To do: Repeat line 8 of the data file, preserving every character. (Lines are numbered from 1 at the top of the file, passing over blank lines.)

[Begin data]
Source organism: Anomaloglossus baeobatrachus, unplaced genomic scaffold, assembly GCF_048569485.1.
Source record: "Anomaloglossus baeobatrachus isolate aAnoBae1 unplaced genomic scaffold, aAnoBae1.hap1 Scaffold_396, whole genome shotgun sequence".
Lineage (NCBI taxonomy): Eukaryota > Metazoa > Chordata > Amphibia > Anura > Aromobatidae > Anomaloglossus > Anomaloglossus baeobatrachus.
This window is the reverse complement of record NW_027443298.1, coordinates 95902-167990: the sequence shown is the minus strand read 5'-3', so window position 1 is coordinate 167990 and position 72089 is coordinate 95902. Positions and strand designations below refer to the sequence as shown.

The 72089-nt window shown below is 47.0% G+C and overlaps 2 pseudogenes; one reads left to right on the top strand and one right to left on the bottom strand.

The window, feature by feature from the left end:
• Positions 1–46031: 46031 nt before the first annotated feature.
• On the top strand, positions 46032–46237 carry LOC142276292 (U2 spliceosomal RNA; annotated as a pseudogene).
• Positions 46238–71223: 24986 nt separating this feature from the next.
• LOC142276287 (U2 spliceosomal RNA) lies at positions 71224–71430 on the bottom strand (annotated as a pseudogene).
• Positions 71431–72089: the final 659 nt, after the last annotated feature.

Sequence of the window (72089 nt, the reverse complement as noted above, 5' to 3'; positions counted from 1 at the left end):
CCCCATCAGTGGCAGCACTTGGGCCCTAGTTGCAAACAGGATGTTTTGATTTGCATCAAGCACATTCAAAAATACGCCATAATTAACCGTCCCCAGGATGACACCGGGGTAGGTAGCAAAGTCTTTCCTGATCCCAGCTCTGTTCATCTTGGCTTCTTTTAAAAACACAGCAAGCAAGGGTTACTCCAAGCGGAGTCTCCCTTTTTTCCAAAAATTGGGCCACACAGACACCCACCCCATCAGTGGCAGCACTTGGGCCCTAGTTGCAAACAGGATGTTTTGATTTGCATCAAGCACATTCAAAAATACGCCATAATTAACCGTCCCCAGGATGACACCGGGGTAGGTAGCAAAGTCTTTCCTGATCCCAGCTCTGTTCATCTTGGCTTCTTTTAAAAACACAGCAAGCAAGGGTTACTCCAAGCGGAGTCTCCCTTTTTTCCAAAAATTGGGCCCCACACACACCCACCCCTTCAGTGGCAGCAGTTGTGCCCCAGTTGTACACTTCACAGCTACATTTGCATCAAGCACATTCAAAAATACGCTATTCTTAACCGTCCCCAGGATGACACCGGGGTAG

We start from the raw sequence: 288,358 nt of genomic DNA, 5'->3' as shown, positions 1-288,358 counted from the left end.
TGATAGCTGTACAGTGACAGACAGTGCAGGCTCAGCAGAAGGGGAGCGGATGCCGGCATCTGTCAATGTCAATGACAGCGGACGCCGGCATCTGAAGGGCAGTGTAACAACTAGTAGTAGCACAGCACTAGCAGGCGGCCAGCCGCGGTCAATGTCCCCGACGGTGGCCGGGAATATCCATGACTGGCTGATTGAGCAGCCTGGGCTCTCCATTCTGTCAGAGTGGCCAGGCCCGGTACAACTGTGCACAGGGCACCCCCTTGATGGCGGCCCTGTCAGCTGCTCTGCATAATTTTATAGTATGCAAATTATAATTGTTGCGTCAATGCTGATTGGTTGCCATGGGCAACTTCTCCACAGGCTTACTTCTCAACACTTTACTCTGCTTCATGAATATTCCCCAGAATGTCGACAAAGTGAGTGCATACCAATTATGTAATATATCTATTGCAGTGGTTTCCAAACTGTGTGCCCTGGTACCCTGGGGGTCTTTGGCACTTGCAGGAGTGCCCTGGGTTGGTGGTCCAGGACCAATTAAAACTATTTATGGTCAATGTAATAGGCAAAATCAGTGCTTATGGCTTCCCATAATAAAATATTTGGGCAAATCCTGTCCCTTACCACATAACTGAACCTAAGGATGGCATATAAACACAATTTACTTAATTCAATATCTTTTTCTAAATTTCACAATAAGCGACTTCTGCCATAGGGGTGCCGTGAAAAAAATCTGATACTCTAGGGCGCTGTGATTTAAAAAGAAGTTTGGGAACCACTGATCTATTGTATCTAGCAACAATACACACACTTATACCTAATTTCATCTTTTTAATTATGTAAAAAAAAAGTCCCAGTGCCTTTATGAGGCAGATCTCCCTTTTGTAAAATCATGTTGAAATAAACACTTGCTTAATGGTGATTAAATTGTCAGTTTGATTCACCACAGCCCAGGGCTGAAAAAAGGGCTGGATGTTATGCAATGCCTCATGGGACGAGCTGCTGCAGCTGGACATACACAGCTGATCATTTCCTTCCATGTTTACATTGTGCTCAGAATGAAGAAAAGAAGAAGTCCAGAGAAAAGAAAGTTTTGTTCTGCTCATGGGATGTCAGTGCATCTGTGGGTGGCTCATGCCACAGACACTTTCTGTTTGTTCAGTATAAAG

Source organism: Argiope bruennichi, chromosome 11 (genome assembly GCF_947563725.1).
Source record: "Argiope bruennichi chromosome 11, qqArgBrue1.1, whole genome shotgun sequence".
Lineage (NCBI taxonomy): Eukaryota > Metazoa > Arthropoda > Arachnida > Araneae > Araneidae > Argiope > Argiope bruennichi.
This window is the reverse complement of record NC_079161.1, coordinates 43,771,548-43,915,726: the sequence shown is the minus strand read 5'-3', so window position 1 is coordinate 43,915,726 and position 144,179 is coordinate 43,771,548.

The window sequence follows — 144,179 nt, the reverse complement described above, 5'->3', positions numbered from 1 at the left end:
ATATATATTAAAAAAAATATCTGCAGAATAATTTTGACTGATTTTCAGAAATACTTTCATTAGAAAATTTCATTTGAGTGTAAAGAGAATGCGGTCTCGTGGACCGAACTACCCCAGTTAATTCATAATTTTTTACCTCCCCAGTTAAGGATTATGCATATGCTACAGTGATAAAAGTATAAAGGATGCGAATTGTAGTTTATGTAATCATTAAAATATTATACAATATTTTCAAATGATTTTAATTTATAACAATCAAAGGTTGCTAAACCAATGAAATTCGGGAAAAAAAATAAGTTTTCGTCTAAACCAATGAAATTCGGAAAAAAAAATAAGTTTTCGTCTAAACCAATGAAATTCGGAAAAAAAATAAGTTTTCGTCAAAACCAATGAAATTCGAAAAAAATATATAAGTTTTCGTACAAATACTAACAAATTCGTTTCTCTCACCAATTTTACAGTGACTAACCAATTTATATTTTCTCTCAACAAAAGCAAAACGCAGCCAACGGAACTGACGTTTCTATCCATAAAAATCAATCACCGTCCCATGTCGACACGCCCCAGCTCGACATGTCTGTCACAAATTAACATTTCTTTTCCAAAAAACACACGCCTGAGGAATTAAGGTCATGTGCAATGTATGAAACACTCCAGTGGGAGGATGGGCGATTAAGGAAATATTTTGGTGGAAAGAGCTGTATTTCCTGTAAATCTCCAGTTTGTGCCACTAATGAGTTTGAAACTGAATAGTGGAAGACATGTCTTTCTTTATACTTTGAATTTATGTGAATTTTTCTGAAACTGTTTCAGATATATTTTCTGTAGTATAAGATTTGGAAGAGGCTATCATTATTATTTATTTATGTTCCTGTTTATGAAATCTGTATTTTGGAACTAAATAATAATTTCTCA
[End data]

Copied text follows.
• On the top strand, positions 46032–46237 carry LOC142276292 (U2 spliceosomal RNA; annotated as a pseudogene).